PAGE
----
Challenges to the western boreal forest of Alaska come in the form of projected development. In 1999, more hydropower projects are proposed for Alaska than all other states combined. The proposed (but defeated) Rampart Canyon Dam would have caused the inundation of nearly 26,900 km2 of the Yukon flats and the loss of 1.5 million ducks from the fall flight (Bartonek et al. 1971). Currently, pulp and paper operations are small for interior Alaska, but demand is expected to rise. Mineral extraction, especially gold and tungsten, has altered wetlands and destroyed some salmon streams. Petroleum and gas production will need expanded pipeline development through the boreal forest. Increasing human growth and tourism will demand increased road access to Alaska’s interior, which will result in altered hydrology, fragmentation of forests, and accelerated development. As human demands on the natural resources of the north expand, viable landcover and waterbird surveys are critical.
Current Conservation Programs
Beginning in 1989, DU has worked with key agency partners to delineate landcover types across interior Alaska. Initial work was cooperative with the BLM and centered in the Gulkana and Iliamna Basins, as well as the Black and Innoko River watersheds. Ducks Unlimited and the BLM have developed a sampling protocol that is now accepted as an Alaska-statewide earth cover procedure. This protocol utilizes extensive field verification with helicopters to increase accuracy assessment of final products. Partnerships with the NPS, the U.S. Air Force, the Alaska Fire Service, the USFWS will have helped map over 40,486,000 ha of landcover in Alaska by 2000. All of the landcover areas have digital map products and ten manuscripts (which describe boreal landscapes and waterbird usage) have been published in the last six years.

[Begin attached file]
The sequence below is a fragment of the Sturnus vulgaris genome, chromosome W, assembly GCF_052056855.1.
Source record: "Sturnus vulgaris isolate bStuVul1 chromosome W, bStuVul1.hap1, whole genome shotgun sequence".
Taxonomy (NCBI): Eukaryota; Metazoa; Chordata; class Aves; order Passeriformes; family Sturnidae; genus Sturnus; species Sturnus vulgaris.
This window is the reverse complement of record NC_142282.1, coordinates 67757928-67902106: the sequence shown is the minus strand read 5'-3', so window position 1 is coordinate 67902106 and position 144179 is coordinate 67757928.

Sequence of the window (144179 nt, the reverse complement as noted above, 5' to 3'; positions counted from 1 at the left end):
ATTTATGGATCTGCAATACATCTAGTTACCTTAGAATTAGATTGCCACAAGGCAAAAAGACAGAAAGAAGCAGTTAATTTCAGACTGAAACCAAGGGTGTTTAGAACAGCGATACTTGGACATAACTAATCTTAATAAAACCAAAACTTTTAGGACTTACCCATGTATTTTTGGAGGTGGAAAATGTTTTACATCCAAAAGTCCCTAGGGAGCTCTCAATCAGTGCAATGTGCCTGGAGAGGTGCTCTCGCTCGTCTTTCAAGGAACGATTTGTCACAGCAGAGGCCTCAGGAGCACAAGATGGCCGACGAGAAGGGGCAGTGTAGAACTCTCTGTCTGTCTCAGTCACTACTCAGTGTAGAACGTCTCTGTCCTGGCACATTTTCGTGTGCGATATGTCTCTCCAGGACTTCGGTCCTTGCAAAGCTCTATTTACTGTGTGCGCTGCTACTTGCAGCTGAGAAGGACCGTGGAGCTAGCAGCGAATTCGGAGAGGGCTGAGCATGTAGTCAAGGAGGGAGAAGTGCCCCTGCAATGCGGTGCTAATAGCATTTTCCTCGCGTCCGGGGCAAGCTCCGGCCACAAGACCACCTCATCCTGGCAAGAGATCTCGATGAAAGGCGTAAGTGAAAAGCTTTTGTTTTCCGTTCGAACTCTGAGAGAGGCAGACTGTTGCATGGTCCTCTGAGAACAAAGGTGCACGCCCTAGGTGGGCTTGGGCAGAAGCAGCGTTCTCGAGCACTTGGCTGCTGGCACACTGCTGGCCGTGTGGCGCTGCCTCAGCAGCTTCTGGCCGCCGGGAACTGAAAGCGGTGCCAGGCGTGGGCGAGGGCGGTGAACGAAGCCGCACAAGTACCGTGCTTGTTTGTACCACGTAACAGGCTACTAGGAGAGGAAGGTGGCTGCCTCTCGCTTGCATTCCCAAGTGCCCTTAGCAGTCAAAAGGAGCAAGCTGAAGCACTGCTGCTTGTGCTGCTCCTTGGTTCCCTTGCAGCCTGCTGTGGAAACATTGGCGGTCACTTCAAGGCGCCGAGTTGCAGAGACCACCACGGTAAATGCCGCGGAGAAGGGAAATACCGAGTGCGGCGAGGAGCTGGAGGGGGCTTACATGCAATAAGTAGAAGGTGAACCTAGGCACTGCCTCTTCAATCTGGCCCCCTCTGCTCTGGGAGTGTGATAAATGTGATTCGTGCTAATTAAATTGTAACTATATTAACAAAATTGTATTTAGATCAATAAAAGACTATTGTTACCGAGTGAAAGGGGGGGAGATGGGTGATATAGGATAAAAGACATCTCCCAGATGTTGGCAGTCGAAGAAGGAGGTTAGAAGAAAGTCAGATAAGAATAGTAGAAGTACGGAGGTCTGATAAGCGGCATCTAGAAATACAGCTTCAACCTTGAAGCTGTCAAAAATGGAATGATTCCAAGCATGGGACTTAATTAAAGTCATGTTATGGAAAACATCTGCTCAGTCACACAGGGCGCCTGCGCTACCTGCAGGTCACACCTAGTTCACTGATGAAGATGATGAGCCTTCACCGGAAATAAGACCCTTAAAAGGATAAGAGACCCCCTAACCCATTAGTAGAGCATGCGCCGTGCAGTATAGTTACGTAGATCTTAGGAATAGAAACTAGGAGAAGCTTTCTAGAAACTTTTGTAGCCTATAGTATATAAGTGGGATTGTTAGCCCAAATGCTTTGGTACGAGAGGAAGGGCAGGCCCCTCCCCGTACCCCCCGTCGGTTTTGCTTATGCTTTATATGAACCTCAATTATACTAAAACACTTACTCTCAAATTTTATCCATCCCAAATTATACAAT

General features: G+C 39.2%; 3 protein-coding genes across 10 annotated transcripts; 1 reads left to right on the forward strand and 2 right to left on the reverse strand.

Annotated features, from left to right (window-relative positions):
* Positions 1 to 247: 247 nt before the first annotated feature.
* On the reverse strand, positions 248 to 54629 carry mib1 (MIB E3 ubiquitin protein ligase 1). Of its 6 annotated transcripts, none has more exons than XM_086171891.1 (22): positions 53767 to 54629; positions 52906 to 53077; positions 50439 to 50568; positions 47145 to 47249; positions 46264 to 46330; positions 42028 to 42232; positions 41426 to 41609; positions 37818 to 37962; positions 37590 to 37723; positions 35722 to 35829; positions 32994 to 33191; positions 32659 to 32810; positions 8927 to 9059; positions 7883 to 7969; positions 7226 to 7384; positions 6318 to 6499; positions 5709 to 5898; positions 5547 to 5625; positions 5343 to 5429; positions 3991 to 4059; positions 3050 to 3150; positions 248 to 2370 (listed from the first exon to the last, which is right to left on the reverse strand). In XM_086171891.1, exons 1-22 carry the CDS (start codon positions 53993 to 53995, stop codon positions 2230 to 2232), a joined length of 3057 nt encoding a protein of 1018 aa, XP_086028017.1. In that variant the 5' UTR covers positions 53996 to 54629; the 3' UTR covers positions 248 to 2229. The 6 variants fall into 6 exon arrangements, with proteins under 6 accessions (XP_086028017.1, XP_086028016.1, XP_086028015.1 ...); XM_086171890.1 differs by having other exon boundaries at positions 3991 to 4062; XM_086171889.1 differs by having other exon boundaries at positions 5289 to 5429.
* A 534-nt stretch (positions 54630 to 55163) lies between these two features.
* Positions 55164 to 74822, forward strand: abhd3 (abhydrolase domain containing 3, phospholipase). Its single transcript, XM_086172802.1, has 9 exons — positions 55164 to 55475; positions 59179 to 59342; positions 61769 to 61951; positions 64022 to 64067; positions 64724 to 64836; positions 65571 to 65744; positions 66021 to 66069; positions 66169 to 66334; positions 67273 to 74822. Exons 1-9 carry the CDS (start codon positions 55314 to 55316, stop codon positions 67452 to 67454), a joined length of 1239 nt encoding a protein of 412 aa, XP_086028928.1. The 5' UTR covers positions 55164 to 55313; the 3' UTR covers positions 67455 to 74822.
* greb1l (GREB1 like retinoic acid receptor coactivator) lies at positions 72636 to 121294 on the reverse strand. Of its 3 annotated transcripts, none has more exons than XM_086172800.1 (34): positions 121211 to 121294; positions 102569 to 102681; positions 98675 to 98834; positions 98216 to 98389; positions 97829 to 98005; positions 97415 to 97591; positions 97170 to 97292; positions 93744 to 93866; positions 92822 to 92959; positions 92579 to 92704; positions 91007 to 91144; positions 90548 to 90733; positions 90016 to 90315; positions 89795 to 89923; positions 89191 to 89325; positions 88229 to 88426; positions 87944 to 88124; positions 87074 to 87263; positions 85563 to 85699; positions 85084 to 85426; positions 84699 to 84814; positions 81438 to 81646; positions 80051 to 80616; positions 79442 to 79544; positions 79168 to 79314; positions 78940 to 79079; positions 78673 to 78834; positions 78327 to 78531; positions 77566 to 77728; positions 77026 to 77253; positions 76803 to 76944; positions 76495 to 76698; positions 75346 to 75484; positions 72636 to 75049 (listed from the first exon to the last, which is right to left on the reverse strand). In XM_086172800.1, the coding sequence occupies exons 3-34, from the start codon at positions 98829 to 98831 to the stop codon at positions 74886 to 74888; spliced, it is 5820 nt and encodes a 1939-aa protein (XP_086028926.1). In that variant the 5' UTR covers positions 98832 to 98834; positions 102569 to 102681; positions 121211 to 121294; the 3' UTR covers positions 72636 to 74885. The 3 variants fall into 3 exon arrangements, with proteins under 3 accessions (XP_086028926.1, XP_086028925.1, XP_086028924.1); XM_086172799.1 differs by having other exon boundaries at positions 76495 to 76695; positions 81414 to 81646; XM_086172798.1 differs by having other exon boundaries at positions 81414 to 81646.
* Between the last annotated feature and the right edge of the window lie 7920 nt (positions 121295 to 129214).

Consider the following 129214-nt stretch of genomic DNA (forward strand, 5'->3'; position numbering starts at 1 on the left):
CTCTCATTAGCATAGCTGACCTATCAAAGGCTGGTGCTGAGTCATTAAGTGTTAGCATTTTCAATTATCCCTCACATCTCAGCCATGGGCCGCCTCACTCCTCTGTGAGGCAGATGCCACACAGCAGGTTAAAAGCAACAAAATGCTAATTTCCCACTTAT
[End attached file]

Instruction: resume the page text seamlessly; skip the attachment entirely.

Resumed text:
Geographic Information Systems (GIS) have been developed for a number of western boreal landcover data sets. A demonstration CD has been prepared for the Western Boreal Forest and used for resource training. Various spatial data have been analyzed with landcover type and include: (1) boreal fire history with landcover type; (2) hydrography; (3) change detection; (4) macro-habitat selection by various waterfowl species; (5) carrying capacity and landcover selection by moose and caribou, and; (6) successional vegetation modeling. Specific research projects to date have focused on breeding ecology of lesser scaup and Barrow’s goldeneye.
Coordination with efforts in western boreal Canada includes cross training of U.S. and Canadian resource managers. DUC biologists will oversee all field efforts in Canada with a DU remote-sensing analyst. DUC will not duplicate a boreal GIS staff. Products will have similar protocols across borders and the western boreal initiative can truly be a linked international effort.
- Expand understanding of wetland and waterbird ecology in the boreal forest.
- Map 520,243,000 ha of landcover in Alaska within the next 20 years.
- Digital remote-sensed data, combined with GIS analyses, will allow land managers to make reasonable land use decisions.
- Knowledge gained in northern boreal habitats will aid in our understanding of disturbed systems in the southern (Canadian) boreal habitats.
- Expand partnership efforts with major agencies, Native Alaskans, and resource-minded industry.
- Identify major wetland complexes important to waterbirds.
- Coordinate with DUC to develop digital landcover mapping of key wetland complexes.
- Develop GIS analyses of waterbird distribution and landcover relationships.
- Conduct basic ecological investigations to improve understanding of waterfowl use in boreal habitats of Alaska.
* Region 3 - NABCI Bird Conservation Region 4 ( Alaska only – Region 4 for Yukon and SE Alaska is covered in Western Boreal Forest, Bird Conservation Region 6.)